Government to conduct surprise oil rig inspections
Surprise inspections had stopped due to concerns over national security.
Thu, Oct 14, 2010 at 6:09 PM
Michael Bromwich, head Bureau of Ocean Energy Management, Regulation and Enforcement thinks that unannounced inspections 'significant role in an integrated inspections policy.' (Photo: ZUMA Press)
The U.S. offshore drilling agency will begin conducting surprise inspections on oil rigs as part of a new aggressive enforcement effort adopted by the Obama administration since the BP oil spill, the agency's head said on Thursday.
The Interior Department's Bureau of Ocean Energy Management, formerly known as the Minerals Management Service, had stopped performing unannounced rig inspections recently because of concerns about national security.
But the head of the bureau, Michael Bromwich, said he saw no legitimate reason to let oil companies know about planned inspections as much as two days in advance.
"I think unannounced inspections should and must play a significant role in an integrated inspections policy," Bromwich told the Reuters Global Climate and Alternative Energy Summit.
The department will provide companies some notice about inspections but not a full day ahead of the inspection, Bromwich said.
Bromwich, who was brought in this summer to reform a scandal-ridden bureau marred by the massive BP spill, said the unannounced inspections are part of the bureau's tough new stance on enforcement.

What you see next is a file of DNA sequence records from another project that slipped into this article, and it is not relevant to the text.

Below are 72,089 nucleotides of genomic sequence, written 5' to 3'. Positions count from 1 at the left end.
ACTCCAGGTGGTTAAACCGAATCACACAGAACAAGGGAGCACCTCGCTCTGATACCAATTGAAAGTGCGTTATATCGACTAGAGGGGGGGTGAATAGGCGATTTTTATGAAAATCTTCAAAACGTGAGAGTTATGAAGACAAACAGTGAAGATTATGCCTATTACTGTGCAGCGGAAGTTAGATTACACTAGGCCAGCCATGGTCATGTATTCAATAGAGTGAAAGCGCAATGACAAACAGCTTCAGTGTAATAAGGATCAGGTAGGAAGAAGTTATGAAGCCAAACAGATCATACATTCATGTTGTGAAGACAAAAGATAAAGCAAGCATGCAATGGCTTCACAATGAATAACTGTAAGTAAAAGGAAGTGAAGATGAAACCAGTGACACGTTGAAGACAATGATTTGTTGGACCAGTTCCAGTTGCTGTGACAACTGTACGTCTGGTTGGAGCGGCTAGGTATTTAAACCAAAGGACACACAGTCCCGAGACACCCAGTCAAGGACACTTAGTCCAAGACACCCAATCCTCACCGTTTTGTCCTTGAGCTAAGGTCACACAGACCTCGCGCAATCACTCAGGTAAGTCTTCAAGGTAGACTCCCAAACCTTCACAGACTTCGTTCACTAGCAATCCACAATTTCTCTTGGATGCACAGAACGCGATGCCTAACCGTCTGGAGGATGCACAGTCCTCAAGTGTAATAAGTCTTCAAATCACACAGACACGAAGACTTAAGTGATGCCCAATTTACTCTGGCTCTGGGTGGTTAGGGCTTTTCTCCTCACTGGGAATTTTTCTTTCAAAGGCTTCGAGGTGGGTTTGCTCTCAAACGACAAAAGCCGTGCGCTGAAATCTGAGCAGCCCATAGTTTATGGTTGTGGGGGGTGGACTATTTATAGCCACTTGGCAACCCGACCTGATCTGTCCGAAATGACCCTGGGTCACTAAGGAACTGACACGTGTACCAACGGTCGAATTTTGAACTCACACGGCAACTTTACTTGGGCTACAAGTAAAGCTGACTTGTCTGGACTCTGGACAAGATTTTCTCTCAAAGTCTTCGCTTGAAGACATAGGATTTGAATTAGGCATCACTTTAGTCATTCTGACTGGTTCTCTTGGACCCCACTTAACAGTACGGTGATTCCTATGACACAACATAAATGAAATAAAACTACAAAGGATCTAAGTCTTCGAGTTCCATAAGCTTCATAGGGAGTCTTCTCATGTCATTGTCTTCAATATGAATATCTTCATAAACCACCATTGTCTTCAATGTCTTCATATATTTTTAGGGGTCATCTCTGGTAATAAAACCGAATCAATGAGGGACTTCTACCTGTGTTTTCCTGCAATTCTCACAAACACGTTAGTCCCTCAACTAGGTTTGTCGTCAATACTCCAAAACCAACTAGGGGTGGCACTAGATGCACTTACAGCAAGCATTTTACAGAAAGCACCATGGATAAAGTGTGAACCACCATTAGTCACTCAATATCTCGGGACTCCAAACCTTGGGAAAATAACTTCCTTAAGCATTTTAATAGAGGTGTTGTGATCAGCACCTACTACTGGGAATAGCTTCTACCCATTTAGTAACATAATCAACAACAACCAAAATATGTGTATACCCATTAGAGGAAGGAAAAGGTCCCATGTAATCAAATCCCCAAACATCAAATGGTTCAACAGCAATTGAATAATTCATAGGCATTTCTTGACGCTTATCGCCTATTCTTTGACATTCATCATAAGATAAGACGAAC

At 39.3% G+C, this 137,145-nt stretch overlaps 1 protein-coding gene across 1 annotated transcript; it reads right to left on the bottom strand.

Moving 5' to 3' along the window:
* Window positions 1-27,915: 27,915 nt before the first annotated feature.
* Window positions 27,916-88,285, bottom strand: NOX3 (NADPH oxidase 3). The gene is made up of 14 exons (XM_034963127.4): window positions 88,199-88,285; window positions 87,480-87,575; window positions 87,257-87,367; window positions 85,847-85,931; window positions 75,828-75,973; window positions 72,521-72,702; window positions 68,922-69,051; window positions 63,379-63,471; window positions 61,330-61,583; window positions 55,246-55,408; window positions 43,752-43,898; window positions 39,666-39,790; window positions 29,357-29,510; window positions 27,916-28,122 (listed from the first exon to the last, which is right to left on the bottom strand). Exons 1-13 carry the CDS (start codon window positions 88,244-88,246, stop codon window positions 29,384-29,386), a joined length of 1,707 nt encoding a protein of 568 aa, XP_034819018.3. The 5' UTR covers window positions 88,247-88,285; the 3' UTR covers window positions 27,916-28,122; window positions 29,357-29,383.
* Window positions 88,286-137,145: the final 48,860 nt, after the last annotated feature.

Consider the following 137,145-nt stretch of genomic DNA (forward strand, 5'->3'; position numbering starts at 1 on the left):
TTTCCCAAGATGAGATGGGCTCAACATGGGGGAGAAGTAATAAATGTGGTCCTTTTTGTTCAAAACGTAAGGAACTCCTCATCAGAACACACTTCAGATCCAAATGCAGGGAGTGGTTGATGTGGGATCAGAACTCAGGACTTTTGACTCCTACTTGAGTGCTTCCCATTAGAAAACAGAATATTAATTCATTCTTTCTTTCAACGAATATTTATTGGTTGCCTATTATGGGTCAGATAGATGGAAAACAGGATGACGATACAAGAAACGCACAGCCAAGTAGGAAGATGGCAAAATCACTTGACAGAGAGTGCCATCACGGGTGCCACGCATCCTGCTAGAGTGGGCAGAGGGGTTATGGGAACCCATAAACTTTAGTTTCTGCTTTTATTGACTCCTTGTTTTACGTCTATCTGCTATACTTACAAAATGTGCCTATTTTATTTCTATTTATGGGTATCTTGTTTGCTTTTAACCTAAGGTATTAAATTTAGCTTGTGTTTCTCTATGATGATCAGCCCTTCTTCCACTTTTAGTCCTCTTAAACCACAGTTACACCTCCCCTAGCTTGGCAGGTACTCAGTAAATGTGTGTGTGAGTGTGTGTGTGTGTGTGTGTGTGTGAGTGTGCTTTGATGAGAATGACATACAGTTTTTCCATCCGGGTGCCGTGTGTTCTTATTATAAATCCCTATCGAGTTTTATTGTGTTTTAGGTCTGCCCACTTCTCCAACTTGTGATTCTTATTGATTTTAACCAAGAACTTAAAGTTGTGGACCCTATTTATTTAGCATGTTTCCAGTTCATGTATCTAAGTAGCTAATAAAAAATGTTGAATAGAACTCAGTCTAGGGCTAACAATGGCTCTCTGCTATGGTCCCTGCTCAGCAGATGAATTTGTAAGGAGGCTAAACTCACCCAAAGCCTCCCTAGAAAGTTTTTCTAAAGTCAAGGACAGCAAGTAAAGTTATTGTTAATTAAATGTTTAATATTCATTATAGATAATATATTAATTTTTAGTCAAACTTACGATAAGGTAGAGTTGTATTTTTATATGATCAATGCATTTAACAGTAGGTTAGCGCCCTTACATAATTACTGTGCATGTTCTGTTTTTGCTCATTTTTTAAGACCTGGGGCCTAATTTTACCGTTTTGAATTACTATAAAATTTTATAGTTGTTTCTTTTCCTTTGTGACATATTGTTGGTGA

Bromwich said he has let the inspectors know that they are authorized "to be as aggressive as they responsibly can be."
An investigative team formed by Bromwich within the agency will also help spearhead the agency's efforts to forcefully go after oil companies that violate the law.
Critics have charged the government's drilling regulator has been too close to the industry it is supposed to oversee.
Bromwich has instituted new ethics rules barring employees from inspecting rigs operated by companies they have worked for in the past two years.
The bureau has also imposed stringent new safety rules aimed at preventing another drilling accident like the one at BP's Macondo well, pouring millions of barrels of oil into Gulf of Mexico.
The new regulations opened the door for Interior to lift its months-long deepwater drilling moratorium this week, but Bromwich said no decisions have been made on when the bureau will hold its next lease sales.
"We've got a complicated set of factors to take into account and to weigh," Bromwich said. "Right now we're really focused on implementing these new rules."
The department canceled planned lease sales off the coast of Virginia and in the western Gulf of Mexico following the BP accident.
Bromwich also said it was unclear exactly when the department would begin approving new deepwater permits for existing leaseholders, although he hopes some permits will be green lighted by the end of the year.
Shallow water drillers have complained that delays in the permitting process have amounted to a de facto moratorium on drilling.
Additional Interior employees have been assigned to the Gulf office to help speed up the permitting process, Bromwich said.
(Additional reporting by Emily Stephenson; Editing by Steve Orlofsky, Bernard Orr)
Copyright 2010 Reuters US Online Report Domestic News
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